Extreme ASE Update Escalates ‘SAP Uber Oracle’ Competition

German software powerhouse SAP, which a week ago announced it was acquiring Fieldglass, a technology provider, is refreshing its Adaptive Server Enterprise (SAP ASE 16.0) to better handle – systems that must process millions of transactions a day, for thousands of concurrent users, dealing with data in the zettabytes. In addition to ASE 16, the company also announced service pack 200 (SP200) for the 15.7 release of Replication Server software, including synchronous replication for high availability and disaster recovery for Business Suite software on ASE.

ASE is just one of a number of different data management engines and capabilities, said Dan Lahl, VP, & Technology Marketing, SAP. “We’re pulling that all together with what we’re calling the In-Memory Data Fabric.”

In the larger scheme of things we have other things than ASE that will help pull this together, he said. “IMDF is not only for SAP data management capabilities. It also includes capabilities to include and Teradata.”

Picked up through the $5.8-billion Sybase acquisition in 2010, the latest release of ASE has been designed to deliver customers the speed, scalability, security and simplicity needed to manage extreme transactional workloads, efficiently and economically. It also integrates with other SAP products, including SAP Business Suite and the SAP platform.

“SAP’s internal benchmarks are impressive, showing near-linear scalability on SMP servers and throughput of over a million transactions per minute on scaled-up systems,” said Carl Olofson, Research VP, IDC, in a prepared statement. “Security enforcement and system auditability have been augmented and provide more flexibility to adapt to specific regulatory compliance needs. And, new features in database administration enable greatly simplify management, proving SAP ASE 16 will further reduce customers’ overall total cost of ownership. Enterprises will find this new release to be perfectly suited to support the most demanding transactional workloads.”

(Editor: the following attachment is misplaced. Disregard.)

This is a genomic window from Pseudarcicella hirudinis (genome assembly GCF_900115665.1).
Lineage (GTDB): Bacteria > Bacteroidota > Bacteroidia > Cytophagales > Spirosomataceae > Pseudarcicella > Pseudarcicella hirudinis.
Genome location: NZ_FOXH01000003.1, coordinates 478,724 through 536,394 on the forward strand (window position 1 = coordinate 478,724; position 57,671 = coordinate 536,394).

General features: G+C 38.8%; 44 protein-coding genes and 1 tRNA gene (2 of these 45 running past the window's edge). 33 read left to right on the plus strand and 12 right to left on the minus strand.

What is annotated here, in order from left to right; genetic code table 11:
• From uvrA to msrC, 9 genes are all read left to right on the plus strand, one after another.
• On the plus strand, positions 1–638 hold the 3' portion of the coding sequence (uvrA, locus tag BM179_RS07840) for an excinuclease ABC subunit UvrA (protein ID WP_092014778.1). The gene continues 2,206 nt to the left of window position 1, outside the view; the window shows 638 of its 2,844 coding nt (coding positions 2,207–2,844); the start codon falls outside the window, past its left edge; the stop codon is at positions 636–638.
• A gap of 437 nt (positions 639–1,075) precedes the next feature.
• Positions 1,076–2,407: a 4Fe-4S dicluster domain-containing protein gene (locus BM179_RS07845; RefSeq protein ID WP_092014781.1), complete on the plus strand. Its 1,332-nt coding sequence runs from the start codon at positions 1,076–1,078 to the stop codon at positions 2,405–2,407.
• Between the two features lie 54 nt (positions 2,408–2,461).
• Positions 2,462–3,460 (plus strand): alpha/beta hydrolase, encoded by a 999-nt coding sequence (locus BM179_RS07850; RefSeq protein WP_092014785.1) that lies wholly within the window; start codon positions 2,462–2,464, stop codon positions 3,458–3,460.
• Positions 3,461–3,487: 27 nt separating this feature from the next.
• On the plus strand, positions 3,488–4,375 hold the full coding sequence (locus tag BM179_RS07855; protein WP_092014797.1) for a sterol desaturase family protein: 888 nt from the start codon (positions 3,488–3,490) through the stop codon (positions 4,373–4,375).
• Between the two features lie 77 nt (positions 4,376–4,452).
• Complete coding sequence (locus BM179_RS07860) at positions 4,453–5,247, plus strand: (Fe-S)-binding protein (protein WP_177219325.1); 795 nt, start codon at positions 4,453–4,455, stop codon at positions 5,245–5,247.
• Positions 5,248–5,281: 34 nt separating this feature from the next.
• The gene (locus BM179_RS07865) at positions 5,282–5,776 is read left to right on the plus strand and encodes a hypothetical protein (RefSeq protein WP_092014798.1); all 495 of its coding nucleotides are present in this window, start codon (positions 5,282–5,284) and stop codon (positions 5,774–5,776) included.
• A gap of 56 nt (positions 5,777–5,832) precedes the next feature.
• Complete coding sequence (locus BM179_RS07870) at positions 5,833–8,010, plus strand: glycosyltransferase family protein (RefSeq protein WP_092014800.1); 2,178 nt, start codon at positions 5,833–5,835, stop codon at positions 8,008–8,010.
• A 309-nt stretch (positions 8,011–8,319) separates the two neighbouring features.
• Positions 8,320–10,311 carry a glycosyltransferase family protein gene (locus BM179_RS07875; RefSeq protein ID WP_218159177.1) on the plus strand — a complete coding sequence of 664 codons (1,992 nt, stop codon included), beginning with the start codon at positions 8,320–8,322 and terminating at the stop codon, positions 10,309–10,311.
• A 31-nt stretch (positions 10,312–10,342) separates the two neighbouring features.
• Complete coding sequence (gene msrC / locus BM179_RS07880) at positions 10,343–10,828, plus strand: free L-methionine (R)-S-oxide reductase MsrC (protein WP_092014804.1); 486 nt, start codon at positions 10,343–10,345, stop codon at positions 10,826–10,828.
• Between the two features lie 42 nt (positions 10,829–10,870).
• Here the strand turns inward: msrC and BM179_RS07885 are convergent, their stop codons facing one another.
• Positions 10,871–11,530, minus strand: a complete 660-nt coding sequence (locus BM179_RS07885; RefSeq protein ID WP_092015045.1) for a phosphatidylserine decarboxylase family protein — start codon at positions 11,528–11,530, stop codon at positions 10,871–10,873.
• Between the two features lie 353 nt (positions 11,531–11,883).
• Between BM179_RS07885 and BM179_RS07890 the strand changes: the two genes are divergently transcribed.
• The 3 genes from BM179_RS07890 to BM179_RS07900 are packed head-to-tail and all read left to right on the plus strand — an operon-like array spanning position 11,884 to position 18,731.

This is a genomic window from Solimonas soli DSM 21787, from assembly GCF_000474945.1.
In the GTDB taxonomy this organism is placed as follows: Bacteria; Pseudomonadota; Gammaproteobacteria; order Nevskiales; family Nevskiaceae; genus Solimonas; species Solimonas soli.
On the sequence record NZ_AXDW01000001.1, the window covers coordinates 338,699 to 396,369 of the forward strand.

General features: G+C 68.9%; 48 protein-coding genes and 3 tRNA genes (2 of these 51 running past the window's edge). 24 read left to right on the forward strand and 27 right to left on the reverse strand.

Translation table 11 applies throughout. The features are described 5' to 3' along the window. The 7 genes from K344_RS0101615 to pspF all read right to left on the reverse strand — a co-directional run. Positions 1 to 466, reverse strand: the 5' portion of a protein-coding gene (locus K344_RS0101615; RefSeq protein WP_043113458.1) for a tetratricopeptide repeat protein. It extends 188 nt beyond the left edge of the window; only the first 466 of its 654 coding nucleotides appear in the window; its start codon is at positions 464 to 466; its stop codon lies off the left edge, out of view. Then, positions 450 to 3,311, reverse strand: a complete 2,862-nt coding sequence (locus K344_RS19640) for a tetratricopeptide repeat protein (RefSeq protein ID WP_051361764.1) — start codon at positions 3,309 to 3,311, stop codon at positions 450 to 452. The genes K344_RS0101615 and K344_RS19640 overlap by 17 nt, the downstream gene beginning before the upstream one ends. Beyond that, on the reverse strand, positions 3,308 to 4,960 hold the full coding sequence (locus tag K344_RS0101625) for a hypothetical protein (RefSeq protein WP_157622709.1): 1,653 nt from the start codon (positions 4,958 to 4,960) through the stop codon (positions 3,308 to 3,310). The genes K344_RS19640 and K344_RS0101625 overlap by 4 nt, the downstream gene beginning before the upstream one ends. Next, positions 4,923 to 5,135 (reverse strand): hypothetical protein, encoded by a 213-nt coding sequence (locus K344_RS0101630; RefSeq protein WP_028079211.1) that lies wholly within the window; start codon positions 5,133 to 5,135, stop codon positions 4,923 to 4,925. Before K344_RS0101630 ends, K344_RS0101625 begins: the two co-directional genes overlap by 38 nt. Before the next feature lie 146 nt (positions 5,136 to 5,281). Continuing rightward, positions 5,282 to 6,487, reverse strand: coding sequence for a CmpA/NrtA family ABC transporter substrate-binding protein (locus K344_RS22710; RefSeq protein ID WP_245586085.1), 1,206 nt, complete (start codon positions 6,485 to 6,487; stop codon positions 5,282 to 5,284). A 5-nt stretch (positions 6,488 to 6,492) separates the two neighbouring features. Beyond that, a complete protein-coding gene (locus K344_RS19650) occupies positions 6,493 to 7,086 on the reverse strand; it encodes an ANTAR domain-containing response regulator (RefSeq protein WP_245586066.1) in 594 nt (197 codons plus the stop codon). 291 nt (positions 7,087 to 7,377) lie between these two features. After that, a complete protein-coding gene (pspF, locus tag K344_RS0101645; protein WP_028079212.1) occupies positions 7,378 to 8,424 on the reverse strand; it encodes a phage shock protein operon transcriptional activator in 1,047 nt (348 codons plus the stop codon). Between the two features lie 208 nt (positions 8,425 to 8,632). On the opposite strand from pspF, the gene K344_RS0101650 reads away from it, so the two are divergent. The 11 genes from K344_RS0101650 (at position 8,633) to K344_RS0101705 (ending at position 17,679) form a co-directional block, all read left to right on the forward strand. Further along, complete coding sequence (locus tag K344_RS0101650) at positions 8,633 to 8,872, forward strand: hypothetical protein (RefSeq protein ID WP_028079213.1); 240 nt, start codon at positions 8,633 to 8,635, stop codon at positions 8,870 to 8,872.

However, while this is good news for existing ASE customers and prospects, and another step in SAP’s drive to be the leading enterprise software vendor, it has a long way to go – at least as far as databases and Oracle – before we can sing SAP uber alles (or at least Oracle).

In January 2013 the company announced the availability of SAP HANA database for the SAP Business Suite, but while “historic”, SAP must still wage a long ground war to advance against Oracle, according to Evan Quinn, Senior Principal Analyst, Enterprise Strategy Group.

For decades, Oracle has enjoyed and employed a Trojan Horse by being the primary database choice by customers who choose SAP applications, putting SAP into the ironic position of making its #1 competitor successful in order for SAP to be successful. While SAP Business Suite also runs on other databases including IBM DB2, Microsoft SQL Server, and its own Adaptive Server Enterprise (ASE), with Oracle #2 in enterprise apps market share and #1 in enterprise database market share, it is clear that Oracle is the primary target for SAP Business Suite running on SAP HANA.

“Finally, SAP feels it has a legitimate option to displace its number one applications competitor, Oracle, in the database tier.” However, the real work begins today for SAP to change the balance of power, and it will be won, or lost, one deal at a time, one sales engineer to IT engineer meeting at time, one partner or consultant negotiation at time, he noted.

“SAP, as it did with NetWeaver, is proving again that it can wage an effective air war with SAP HANA and in particular now Suite on HANA. But Oracle wins wars primarily on the ground. SAP’s goal of shifting the database layer to itself for applications and is spot on strategically. Tactically, however, it will still take a nitty-gritty focus every business day to take on Oracle in the trenches, even armed with Suite on HANA.”

SAP said third-party research (IDC) shows that ASE total costs are 28% less than the total costs of the other databases used by these customers. Other benefits include: 27% fewer IT staff resources for administration and tuning to optimize performance; 23% less training to reach proficiency; 24% less storage capacity; and 29% less processor power.